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New program encourages cyclists to Bike All Winter

“We are looking for those selected for the program will become ambassadors for biking in winter. We want to share their stories to inspire others to bike in the winter.”
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Mountain biker Sean Tupper enjoys the combination of frozen ground and little snow as he rides near the Alpine Club of Canada. Community Cruisers’ Bike All Winter program is aiming to provide free, or substantially subsidized equipment, training and mentorship, for those interested in bicycling throughout the winter months. RMO FILE PHOTO

BOW VALLEY – Just because the snow has started to fly, doesn’t mean it’s time to put your bike in storage.

Community Cruisers’ Bike All Winter program is aiming to provide free, or substantially subsidized equipment, training and mentorship, for those interested in bicycling throughout the winter months.

“This is a program we have been wanting to do for a while now,” said Jen Tweddell, Community Cruisers’ board chair. “Our bike sales were the highest we have ever had, so we finally had the funding to be able to implement this program.”

The program is based on a model that started successfully in Peterborough, Ont., four years ago. The aim is to increase the number of people using bikes to get around safely during winter by targeting people who need help addressing some of the barriers.

Tweddell said some of the equipment the program will offer include lights, fenders and also winter tires, which could include studded tires.

“A lot of the riding in the winter months, because the days are so short, takes place when it is dark – so it is really important to be seen. When slush and snow are flying up, it’s not really great to be covered in slush, so fenders are a great piece of equipment too.”

The Traffic Safety Act in Alberta requires cyclists to have a white front light and a red rear light on their bike when they are travelling in the dark.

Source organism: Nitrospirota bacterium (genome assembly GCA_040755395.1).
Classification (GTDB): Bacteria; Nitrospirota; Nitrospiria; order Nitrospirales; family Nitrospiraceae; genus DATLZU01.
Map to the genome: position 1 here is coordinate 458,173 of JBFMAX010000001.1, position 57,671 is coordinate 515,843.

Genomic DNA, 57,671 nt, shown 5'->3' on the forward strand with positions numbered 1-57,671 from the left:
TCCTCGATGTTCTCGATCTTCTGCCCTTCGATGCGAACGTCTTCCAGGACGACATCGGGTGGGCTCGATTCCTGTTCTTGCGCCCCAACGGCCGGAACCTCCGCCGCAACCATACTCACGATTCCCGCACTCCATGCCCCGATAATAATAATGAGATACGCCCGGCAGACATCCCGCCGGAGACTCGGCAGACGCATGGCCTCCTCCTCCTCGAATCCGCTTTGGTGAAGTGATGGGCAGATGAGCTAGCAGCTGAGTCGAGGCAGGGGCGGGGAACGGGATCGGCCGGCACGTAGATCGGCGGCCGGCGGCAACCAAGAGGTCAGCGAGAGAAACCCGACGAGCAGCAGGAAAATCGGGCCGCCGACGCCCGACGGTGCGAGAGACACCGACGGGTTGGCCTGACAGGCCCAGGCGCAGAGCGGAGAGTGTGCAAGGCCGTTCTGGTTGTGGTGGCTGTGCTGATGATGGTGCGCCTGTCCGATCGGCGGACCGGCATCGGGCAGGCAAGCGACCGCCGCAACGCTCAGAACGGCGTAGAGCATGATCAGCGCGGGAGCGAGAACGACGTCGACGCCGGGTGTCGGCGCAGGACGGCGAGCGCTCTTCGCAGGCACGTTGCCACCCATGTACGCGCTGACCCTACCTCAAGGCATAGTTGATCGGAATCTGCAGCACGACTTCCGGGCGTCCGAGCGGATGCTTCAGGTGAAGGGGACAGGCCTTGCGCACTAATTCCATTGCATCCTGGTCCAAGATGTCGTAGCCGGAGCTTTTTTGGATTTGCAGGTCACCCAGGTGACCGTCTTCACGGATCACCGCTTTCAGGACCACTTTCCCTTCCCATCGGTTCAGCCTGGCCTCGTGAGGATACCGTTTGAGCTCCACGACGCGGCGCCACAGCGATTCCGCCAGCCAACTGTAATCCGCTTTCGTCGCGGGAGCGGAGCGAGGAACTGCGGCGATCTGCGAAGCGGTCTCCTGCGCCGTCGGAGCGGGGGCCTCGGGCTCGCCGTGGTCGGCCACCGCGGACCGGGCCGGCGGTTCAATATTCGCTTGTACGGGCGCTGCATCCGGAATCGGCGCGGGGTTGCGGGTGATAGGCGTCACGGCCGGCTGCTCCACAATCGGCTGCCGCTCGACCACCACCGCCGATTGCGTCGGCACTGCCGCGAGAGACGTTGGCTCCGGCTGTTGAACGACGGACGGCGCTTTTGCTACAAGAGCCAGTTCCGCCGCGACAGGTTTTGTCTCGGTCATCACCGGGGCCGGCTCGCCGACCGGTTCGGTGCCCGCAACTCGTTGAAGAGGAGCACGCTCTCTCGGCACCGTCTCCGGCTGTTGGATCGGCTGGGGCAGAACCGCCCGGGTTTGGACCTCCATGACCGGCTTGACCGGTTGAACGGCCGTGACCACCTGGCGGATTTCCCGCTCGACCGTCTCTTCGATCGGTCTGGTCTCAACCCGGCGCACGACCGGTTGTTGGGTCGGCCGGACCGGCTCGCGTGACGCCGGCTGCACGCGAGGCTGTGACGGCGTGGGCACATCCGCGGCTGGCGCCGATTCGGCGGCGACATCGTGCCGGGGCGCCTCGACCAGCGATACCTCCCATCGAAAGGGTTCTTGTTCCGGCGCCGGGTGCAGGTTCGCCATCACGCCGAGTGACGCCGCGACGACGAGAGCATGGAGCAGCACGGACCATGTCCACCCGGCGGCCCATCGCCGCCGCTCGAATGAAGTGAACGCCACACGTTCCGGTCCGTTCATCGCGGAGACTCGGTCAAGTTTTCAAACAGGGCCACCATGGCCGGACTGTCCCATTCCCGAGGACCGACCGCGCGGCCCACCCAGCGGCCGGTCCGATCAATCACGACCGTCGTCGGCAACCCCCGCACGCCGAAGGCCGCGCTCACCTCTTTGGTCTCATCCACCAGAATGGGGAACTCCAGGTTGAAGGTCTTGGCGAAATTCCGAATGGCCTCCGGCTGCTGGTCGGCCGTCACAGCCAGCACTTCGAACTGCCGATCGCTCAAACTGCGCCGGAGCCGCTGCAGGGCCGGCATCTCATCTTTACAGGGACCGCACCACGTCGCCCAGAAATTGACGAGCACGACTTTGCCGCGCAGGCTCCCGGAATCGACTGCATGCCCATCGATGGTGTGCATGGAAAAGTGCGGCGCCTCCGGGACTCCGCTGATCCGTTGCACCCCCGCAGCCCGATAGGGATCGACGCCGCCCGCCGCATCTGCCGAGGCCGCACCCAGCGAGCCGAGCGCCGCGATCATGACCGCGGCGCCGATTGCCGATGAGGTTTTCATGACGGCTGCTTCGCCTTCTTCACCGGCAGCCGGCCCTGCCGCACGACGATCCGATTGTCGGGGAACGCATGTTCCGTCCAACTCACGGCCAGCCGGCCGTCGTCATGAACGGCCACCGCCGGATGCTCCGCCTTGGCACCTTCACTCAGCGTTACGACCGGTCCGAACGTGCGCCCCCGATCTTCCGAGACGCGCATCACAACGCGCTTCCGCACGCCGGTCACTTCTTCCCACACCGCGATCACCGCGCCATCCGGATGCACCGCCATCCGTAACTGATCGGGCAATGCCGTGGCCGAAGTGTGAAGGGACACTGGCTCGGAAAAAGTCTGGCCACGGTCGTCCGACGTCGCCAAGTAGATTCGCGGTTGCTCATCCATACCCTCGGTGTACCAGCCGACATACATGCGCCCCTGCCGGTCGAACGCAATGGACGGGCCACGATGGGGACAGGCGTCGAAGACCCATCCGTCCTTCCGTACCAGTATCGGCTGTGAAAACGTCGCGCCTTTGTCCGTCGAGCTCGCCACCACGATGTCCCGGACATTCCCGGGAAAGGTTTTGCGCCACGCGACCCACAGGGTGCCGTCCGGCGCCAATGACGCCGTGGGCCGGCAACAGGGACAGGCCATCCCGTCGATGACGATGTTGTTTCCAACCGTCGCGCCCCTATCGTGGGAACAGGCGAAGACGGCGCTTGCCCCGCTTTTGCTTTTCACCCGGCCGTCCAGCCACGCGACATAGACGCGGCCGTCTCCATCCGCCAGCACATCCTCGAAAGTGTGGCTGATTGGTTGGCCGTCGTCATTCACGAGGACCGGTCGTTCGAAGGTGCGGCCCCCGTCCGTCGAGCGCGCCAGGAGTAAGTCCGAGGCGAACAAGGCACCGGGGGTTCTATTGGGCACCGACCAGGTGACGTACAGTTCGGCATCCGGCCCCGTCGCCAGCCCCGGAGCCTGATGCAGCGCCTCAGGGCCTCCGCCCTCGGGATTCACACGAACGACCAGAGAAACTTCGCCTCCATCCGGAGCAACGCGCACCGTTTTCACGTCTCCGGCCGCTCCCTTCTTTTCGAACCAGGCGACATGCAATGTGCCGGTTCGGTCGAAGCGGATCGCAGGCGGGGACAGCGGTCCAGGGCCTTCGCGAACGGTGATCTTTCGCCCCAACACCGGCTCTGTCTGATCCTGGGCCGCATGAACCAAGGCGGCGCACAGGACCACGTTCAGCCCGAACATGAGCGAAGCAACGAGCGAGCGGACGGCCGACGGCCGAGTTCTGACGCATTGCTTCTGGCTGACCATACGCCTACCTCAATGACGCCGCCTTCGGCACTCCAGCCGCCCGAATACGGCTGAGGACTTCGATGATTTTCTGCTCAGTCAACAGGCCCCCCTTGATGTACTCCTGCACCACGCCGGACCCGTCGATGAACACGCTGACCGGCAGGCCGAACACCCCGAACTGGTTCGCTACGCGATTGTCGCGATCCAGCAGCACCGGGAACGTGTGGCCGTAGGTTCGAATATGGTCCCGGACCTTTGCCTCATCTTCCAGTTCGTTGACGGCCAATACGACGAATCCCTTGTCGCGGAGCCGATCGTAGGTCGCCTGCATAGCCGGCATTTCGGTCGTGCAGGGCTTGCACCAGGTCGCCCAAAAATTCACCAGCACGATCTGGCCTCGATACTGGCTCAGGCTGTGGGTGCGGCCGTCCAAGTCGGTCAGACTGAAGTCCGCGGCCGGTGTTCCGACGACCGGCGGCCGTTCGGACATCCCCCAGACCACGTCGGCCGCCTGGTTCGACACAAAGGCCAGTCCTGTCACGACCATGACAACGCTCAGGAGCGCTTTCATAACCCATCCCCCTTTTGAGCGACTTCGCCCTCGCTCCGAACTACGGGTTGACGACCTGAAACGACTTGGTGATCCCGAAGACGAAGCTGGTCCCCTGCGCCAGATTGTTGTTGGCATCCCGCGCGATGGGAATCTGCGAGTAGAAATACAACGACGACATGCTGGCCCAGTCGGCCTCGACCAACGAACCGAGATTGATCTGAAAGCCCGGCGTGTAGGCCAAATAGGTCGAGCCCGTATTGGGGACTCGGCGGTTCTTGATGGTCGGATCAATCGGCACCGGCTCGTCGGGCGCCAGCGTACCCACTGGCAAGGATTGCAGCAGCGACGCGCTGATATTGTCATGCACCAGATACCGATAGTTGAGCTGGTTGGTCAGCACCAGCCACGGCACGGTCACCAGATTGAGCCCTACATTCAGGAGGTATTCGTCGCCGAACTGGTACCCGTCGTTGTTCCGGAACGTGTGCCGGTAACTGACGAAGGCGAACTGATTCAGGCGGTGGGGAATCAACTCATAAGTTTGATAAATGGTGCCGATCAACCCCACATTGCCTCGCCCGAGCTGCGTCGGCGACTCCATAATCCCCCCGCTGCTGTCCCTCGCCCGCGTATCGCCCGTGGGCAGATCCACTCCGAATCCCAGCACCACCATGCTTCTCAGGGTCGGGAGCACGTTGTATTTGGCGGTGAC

Bike All Winter applications will be accepted until Oct. 23, and those selected for the program will be notified Oct. 30. The program will run from November 2020 until April 2021.

In addition to the equipment, participants will also receive mentorship and training. Tweddell said it is important to be able to speak with and learn from someone who routinely gets around in winter by bike.

Cycling in the winter offers a unique set of challenges like battling the elements. Maintenance is critical when dealing with road salt, and learning how to dress are also important factors when it comes to winter biking.

On the flip side, cycling in the winter offers rides a chance to fight the winter blues. Cycling is a good way to combat this because the exercise releases natural antidepressants in the brain, gets you out and about to reduce isolation, and helps you stay motivated for fitness.

Cycling also benefits the community in terms of local air pollution, noise pollution, its more affordable and it slows people down, which in turn benefits local businesses.  

“People that slow down and move through the community slower than they would in a car are more likely to frequent local businesses. I think we have seen great success this summer with Main Street and Banff Avenue being closed to vehicles.”

Additionally, more cyclists mean more parking spaces, more traffic flow for those that need to take cars.

Community Cruisers is encouraging everyone to apply. The programs wants to select a broad range of bikers.

“We are looking for those selected for the program will become ambassadors for biking in winter. We want to share their stories to inspire others to bike in the winter.”

Community Cruisers has been active in the Bow Valley since 2007 and has previously held winter biking workshops, but never been able to offer such a comprehensive program.

In addition to the participants, the program is also looking for winter commuting veterans to assist with providing mentorship.

Visit communitycruisers.ca to register or volunteer as a mentor.


Evan Buhler

About the Author: Evan Buhler

Evan Buhler is an award-winning photojournalist and reporter who joined the Outlook in 2019. A native of Calgary, he previously worked in Salmon Arm, B.C.
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